Mental Health Matters: Women’s March reminiscent of Vietnam protests (opinion)
Mental Health Matters
I didn’t intend to write this column. I had a more modest effort in mind, a piece on how to end the scourge of drug-related death and save America.
But, as hypnotists will tell you, sometimes “automatic writing” takes over, and here’s what it produced.
We’re visiting San Francisco. A light rain is falling. Our 6-pound dog demands a late morning stroll. Outside were hundreds of “pro life” marchers from San Francisco and surrounding communities. The dog, never intimidated, greets everyone.
Marchers, dressed for the weather, weave their way through the downtown. Church groups hang together, banners aloft. Young people wave “I am the pro life generation” signs. Very civil.
I note a substantial number of Spanish speakers and smiling children wanting to “pet the dog.” Friendly enough. Not festive, but communion amongst folks with a purpose.
I wonder. It’s the day after the Donald Trump Inauguration, and I know that city marches are scheduled weeks or months in advance. I’m also concerned about the values of the new administration; Planned Parenthood on the chopping block, to be replaced with “something better.” Millions worry.
I decide to join my “significant other,” to whom I’ve been married for over 50 years, on the San Francisco Women’s March.
Memories emerge. I’ve seen and been a part of this picture once before: Almost 50 years ago, I’m a naive medical student. A lush sun-drenched sky, a march against the “war merchants” at Hewlett-Packard and other war profiteers as Vietnam rages on, me in a white lab coat with stethoscope fashionably draped around my neck, directing protestor traffic away from the tear gas and police ahead.
I was juiced on my act of resistance then, and I’m proud of it now.
Pride goeth before the fall, but it can also move you down untraveled roads that energize and enlighten.
Now, my wife and I are packed in near the Civic Center with 100,000 other sentient beings, the rain coming down with one tiny, very inadequate umbrella between us. Still, the atmosphere is festive, the milling crowd well-behaved.
Young, courteous, yellow rain slicker-clad crowd monitors gently instruct us. It’s the America I’m proud of; people of all ages, colors, gender types, languages and dress. Pink beanies everywhere.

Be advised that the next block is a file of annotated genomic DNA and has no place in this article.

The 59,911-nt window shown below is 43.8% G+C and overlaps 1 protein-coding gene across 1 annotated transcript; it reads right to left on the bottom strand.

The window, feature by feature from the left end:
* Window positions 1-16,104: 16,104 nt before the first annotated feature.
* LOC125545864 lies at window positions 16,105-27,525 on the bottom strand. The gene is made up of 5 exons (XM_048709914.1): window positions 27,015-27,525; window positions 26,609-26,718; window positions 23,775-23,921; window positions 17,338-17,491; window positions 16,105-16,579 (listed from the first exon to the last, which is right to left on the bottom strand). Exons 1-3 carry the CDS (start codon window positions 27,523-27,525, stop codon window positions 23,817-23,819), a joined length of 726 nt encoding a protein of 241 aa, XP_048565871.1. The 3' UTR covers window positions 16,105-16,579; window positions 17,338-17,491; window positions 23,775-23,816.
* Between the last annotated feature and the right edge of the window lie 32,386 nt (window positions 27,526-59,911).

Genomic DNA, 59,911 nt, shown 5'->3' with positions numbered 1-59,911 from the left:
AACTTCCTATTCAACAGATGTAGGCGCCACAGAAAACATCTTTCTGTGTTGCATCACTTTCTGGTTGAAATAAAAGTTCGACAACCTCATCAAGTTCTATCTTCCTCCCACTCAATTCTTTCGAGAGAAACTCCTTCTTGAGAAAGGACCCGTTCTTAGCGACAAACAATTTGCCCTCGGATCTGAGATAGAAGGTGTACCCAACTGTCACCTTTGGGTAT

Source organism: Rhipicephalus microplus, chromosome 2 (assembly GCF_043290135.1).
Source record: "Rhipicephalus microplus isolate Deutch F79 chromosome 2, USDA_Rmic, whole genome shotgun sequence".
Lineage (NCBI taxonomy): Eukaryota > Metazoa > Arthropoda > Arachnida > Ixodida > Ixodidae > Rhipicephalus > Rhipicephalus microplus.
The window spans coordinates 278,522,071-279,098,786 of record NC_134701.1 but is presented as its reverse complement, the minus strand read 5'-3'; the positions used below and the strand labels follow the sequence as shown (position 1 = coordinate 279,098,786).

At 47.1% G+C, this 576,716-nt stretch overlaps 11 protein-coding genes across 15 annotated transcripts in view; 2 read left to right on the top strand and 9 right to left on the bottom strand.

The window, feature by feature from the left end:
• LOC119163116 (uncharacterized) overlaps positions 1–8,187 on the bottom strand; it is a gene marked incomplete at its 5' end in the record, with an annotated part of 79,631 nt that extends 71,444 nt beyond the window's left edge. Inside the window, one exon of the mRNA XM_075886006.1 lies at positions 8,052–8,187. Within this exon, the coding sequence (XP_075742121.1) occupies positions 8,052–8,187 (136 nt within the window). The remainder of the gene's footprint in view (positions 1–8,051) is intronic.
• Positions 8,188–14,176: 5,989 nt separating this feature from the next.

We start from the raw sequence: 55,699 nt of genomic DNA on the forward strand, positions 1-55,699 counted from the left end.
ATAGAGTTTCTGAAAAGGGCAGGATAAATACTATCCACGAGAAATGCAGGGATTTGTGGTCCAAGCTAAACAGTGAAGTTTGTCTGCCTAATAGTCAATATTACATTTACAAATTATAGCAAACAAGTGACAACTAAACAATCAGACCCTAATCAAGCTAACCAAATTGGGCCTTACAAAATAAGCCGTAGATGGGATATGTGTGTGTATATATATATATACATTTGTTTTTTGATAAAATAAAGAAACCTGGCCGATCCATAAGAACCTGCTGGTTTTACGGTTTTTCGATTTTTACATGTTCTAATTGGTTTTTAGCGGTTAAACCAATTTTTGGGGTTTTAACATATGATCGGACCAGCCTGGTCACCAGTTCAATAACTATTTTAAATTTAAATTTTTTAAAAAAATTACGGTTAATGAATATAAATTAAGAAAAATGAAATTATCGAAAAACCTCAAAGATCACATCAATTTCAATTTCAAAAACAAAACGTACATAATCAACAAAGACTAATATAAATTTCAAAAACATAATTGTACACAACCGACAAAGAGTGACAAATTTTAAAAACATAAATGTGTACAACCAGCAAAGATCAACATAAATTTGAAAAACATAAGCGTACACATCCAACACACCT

Leading the march, a phalanx of San Francisco police, followed by chants of “keep us safe.” And, up in the sky, the whirr of a hovering helicopter.
We move down Market Street in fits and starts, the crowd progressing like a freeway at rush hour, moving slowly or not at all. Every several moments, a joyous roar erupts from somewhere and flows through the gathering and into the night sky. It’s wet and wonderful.
Signage is everywhere and befitting the occasion, mostly with an edgy message: “Love, not hate.” “Hands too small, can’t build the wall.” “Keep your hands off my daughter.” “This is what democracy looks like.” “So bad, even introverts are here.” “Free Melania.” Many signs about a woman’s right to choose.
A poignant reminder — one sign, “Never Again-No Muslim Registry,” with a photograph of the WWII government demand that “All persons of Japanese Ancestry…” turn themselves in.
Finally, happy, wet and tired (I confess we were several decades removed from most of the crowd), we seek refuge indoors to rest, rehydrate and wonder where we go from here.
More protest, another march, nonviolent resistance, getting arrested? It all depends.
I’m old enough not to be concerned about what my boss thinks, what colleagues or patients might say, about the next promotion, or if I might lose my license to practice medicine.
I want to believe that a President Trump will fulfill his populist rhetoric of “draining the swamp,” securing opportunities for “all the people,” uniting all Americans.
Trouble is, you can’t say one thing as President but do another for very long before a substantial number of people grow disenchanted, depressed, weary, angry or worse.
During the Vietnam era, millions marched. Those nonviolent protests eventually had an impact on government war policy, and, I would like to think, saved the lives of soldiers and civilians. I was reminded of those years on Saturday when some 4 million around the world marched.
I hope I won’t feel the need to march again, but if people lose their health care and die, if women lose their right to choose, if “forgotten” Americans remain forgotten, if undocumented immigrants who came here as children, the dreamers, are deported, I and millions more will be in the streets again.
Incline Village resident Andrew Whyman, MD, is a clinical and forensic psychiatrist. He can be reached for comment at email@example.com.
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